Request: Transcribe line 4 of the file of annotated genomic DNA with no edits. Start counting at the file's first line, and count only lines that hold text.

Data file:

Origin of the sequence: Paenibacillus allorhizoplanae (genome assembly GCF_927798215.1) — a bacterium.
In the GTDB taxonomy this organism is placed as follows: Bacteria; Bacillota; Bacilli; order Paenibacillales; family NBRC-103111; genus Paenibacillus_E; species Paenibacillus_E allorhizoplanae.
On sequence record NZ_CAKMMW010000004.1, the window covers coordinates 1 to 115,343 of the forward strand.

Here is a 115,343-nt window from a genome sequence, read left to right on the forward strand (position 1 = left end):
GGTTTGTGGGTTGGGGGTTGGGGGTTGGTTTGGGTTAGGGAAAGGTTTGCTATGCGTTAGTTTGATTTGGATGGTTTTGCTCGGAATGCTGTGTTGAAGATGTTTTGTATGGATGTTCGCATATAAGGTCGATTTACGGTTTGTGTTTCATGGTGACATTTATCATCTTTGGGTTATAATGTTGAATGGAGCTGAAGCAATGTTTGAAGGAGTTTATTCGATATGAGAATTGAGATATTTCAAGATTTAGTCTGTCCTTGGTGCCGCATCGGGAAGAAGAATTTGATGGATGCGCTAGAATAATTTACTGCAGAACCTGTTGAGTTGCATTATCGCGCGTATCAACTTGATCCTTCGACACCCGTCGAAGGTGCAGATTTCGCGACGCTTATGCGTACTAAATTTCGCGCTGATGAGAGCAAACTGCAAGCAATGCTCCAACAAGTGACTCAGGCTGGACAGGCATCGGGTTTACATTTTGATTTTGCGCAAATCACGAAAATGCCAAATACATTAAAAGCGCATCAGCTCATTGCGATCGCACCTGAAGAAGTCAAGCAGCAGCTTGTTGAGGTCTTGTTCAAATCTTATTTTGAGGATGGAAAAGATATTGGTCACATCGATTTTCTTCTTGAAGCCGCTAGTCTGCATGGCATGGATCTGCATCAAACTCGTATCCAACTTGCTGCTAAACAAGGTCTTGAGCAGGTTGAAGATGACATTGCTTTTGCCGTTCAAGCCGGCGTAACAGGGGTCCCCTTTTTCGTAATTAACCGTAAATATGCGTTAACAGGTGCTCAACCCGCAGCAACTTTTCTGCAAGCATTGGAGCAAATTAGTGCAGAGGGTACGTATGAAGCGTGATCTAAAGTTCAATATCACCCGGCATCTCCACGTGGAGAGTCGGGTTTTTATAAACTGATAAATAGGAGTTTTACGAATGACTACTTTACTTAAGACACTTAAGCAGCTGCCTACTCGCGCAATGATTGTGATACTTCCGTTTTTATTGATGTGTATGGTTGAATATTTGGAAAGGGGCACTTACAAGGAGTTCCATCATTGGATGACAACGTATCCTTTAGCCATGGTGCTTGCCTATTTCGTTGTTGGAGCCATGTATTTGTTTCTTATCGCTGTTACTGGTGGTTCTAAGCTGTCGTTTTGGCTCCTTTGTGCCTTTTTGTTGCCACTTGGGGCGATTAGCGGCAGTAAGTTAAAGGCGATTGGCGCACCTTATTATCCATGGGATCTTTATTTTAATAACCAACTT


Here is a 115,343-nt window from a genome sequence, read left to right on the forward strand (position 1 = left end):